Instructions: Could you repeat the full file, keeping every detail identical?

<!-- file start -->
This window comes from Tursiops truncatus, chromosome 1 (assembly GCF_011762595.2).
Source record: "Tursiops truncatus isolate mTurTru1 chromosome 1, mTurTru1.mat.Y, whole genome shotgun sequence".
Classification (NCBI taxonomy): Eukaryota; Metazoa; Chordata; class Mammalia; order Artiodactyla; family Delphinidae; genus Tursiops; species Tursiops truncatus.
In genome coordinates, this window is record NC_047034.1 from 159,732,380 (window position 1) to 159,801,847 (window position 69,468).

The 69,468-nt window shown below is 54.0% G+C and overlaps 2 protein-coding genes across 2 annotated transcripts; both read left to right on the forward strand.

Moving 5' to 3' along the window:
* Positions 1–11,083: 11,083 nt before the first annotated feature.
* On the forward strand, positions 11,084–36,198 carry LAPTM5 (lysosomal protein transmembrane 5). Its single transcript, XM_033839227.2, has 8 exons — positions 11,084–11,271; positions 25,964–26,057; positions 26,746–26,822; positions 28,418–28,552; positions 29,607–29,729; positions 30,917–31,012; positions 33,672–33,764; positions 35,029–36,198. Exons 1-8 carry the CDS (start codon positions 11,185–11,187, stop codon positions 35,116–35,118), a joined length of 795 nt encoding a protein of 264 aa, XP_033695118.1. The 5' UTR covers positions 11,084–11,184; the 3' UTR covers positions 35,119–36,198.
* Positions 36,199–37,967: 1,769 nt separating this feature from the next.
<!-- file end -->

This window comes from Tursiops truncatus, chromosome 1 (assembly GCF_011762595.2).
Source record: "Tursiops truncatus isolate mTurTru1 chromosome 1, mTurTru1.mat.Y, whole genome shotgun sequence".
Classification (NCBI taxonomy): Eukaryota; Metazoa; Chordata; class Mammalia; order Artiodactyla; family Delphinidae; genus Tursiops; species Tursiops truncatus.
In genome coordinates, this window is record NC_047034.1 from 159,732,380 (window position 1) to 159,801,847 (window position 69,468).

The 69,468-nt window shown below is 54.0% G+C and overlaps 2 protein-coding genes across 2 annotated transcripts; both read left to right on the forward strand.

Moving 5' to 3' along the window:
* Positions 1–11,083: 11,083 nt before the first annotated feature.
* On the forward strand, positions 11,084–36,198 carry LAPTM5 (lysosomal protein transmembrane 5). Its single transcript, XM_033839227.2, has 8 exons — positions 11,084–11,271; positions 25,964–26,057; positions 26,746–26,822; positions 28,418–28,552; positions 29,607–29,729; positions 30,917–31,012; positions 33,672–33,764; positions 35,029–36,198. Exons 1-8 carry the CDS (start codon positions 11,185–11,187, stop codon positions 35,116–35,118), a joined length of 795 nt encoding a protein of 264 aa, XP_033695118.1. The 5' UTR covers positions 11,084–11,184; the 3' UTR covers positions 35,119–36,198.
* Positions 36,199–37,967: 1,769 nt separating this feature from the next.